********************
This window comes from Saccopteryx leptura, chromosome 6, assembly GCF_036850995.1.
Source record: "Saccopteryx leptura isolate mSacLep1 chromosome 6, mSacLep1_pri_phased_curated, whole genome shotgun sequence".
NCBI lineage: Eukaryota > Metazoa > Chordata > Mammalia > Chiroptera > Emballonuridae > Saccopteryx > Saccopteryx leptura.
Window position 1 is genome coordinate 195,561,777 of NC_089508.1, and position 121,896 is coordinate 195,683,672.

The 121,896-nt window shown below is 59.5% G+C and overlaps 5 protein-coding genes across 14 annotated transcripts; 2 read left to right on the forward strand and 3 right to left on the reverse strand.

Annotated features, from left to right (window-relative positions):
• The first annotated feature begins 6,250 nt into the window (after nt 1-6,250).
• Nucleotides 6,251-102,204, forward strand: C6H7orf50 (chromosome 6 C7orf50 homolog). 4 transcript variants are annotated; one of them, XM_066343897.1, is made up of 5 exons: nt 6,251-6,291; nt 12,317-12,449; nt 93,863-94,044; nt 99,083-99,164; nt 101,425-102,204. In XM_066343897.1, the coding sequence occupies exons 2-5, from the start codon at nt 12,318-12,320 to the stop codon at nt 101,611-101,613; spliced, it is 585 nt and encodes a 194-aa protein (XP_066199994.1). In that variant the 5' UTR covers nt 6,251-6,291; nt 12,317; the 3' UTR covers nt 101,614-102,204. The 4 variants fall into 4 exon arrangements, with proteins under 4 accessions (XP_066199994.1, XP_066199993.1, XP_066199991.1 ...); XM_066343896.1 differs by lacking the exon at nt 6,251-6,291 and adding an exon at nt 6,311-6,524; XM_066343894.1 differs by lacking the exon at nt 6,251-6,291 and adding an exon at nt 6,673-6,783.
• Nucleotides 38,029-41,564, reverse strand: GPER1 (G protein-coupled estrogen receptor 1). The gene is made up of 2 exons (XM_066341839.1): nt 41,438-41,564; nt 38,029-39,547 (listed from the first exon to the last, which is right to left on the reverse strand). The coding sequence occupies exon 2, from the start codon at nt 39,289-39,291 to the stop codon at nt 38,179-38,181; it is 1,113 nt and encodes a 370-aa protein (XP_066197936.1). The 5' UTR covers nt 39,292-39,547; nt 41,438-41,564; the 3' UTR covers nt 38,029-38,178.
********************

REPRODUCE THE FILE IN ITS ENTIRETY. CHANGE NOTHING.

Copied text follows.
This window comes from Saccopteryx leptura, chromosome 6, assembly GCF_036850995.1.
Source record: "Saccopteryx leptura isolate mSacLep1 chromosome 6, mSacLep1_pri_phased_curated, whole genome shotgun sequence".
NCBI lineage: Eukaryota > Metazoa > Chordata > Mammalia > Chiroptera > Emballonuridae > Saccopteryx > Saccopteryx leptura.
Window position 1 is genome coordinate 195,561,777 of NC_089508.1, and position 121,896 is coordinate 195,683,672.

The 121,896-nt window shown below is 59.5% G+C and overlaps 5 protein-coding genes across 14 annotated transcripts; 2 read left to right on the forward strand and 3 right to left on the reverse strand.

Annotated features, from left to right (window-relative positions):
• The first annotated feature begins 6,250 nt into the window (after nt 1-6,250).
• Nucleotides 6,251-102,204, forward strand: C6H7orf50 (chromosome 6 C7orf50 homolog). 4 transcript variants are annotated; one of them, XM_066343897.1, is made up of 5 exons: nt 6,251-6,291; nt 12,317-12,449; nt 93,863-94,044; nt 99,083-99,164; nt 101,425-102,204. In XM_066343897.1, the coding sequence occupies exons 2-5, from the start codon at nt 12,318-12,320 to the stop codon at nt 101,611-101,613; spliced, it is 585 nt and encodes a 194-aa protein (XP_066199994.1). In that variant the 5' UTR covers nt 6,251-6,291; nt 12,317; the 3' UTR covers nt 101,614-102,204. The 4 variants fall into 4 exon arrangements, with proteins under 4 accessions (XP_066199994.1, XP_066199993.1, XP_066199991.1 ...); XM_066343896.1 differs by lacking the exon at nt 6,251-6,291 and adding an exon at nt 6,311-6,524; XM_066343894.1 differs by lacking the exon at nt 6,251-6,291 and adding an exon at nt 6,673-6,783.
• Nucleotides 38,029-41,564, reverse strand: GPER1 (G protein-coupled estrogen receptor 1). The gene is made up of 2 exons (XM_066341839.1): nt 41,438-41,564; nt 38,029-39,547 (listed from the first exon to the last, which is right to left on the reverse strand). The coding sequence occupies exon 2, from the start codon at nt 39,289-39,291 to the stop codon at nt 38,179-38,181; it is 1,113 nt and encodes a 370-aa protein (XP_066197936.1). The 5' UTR covers nt 39,292-39,547; nt 41,438-41,564; the 3' UTR covers nt 38,029-38,178.